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Sydney Barringer jumps from the ninth floor rooftop. His parents argue three stories below. Fay's accidental shotgun blast hits Sydney in the stomach as he passes the arguing sixth floor window. Google Books

This doesn't appear to be exactly synecdoche as the window is not part of the arguing people. Anthropomorphism also sprang to mind but I am not sure that is the case here either. That there is an element of anthropomorphism or personification is not disputed, but I doubt that gives the whole picture, because besides the personification of the window this line also connects the window to the arguing people.

Also I don't think anthropomorphism is a figure of speech. What is this then? Figure of speech or some other concept?

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  • Is the window arguing, on any level? Or is this very dark humor turning the window of the arguing at the sixth floor into the "arguing window"? – Yosef Baskin May 28 '20 at 21:13
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    It's merely a shorthand for "the sixth floor window where the argument was taking place". You can call this "synecdoche" if you wish, but that's really overthinking it. – Hot Licks May 28 '20 at 22:10
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    It strikes me as such a weak piece of writing that it isn't worth analysing. Nothing is gained by using "arguing window" rather than "their window" or "the sixth floor window". It draws attention to itself, which interrupts the pace. – Old Brixtonian May 28 '20 at 22:13
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    @OldBrixtonian I think you have it and even hold back. This is an awful or even failed attempt at poetically telescoping a longer coherent phrase into a mess. As any school teacher knows, there are mistakes by native speakers and this is one. As though the writer had multiple ideas on how to write the sentence and none of them won out, each providing a little relevant piece to the incoherent whole. – Mitch Jun 1 '20 at 13:07
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I think synecdoche is most correct answer here, although it is a surprising example. Synecdoche is not always strictly about a relationship of a part to a whole. A classic example is that an athlete is a jockstrap, or "jock". The jockstrap is not part of the athlete. Another example is where a container is used to refer to its contents, e.g. "He drank the keg". I think this example is similar to that. It would be more common to say something like "The sixth floor was arguing", but your example works the same way.

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If anything— this is an example (albeit, perhaps a sloppy one)— of metonymy.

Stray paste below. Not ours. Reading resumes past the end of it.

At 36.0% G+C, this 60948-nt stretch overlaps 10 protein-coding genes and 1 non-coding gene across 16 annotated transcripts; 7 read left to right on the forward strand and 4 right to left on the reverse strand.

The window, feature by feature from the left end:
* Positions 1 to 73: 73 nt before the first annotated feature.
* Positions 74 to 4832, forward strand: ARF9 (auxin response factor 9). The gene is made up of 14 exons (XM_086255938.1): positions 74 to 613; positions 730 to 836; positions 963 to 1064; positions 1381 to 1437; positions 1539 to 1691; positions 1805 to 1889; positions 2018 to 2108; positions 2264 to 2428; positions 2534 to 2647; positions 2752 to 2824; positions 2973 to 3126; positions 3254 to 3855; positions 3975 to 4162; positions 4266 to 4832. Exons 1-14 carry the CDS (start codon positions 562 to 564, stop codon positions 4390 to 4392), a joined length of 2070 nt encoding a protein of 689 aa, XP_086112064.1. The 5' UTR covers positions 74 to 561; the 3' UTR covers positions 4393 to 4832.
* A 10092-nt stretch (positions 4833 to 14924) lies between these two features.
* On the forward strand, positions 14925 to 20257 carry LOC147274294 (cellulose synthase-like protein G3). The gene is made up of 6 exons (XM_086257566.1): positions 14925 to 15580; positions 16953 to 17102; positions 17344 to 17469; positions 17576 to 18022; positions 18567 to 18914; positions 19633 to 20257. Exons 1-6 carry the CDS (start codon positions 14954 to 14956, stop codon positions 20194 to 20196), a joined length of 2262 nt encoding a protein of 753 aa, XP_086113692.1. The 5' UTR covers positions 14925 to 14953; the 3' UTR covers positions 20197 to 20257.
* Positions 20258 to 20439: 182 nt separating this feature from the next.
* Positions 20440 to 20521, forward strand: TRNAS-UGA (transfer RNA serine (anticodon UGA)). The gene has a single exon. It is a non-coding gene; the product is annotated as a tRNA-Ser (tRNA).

My reason for going with metonymy instead of synecdoche is that with the former, the substituted word is merely something associated with it, while with the latter, a part represents the whole or vice-versa.

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I think it is a case of personification:

a figure of speech in which a thing – an idea or an animal – is given human attributes.

The non-human objects are portrayed in such a way that we feel they have the ability to act like human being

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Definitely a figure of speech, it may be more specifically defined, but I feel almost certainly is a form of irony.

The first OED definition of irony is as follows. Take particular note of the parts I have highlighted.

As a mass noun. The expression of one's meaning by using language that normally signifies the opposite, typically for humorous or emphatic effect; esp. (in earlier use) the use of approbatory language to imply condemnation or contempt (cf. sarcasm n.). In later use also more generally: a manner, style, or attitude suggestive of the use of this kind of expression. Cf. ironia n. The meaning in quot. a1657 is obscure. See also Romantic irony n. at romantic adj. and n. Compounds

The precise application of the term has varied over time and remains the subject of much discussion. Irony is first recorded as a rhetorical figure used in sentences and (later) extended pieces of writing having a particular tone and intent. In 20th-cent. criticism application of irony has expanded to encompass non-verbal expression in fields such as art and music where it denotes a distancing from and playful engagement with what has come before. For a fuller discussion see E. N. Hutchens ‘The Identification of Irony’ in ELH (1960) 27 352-63 and N. Knox The Word 'Irony' & its Context, 1500–1755 (1961).

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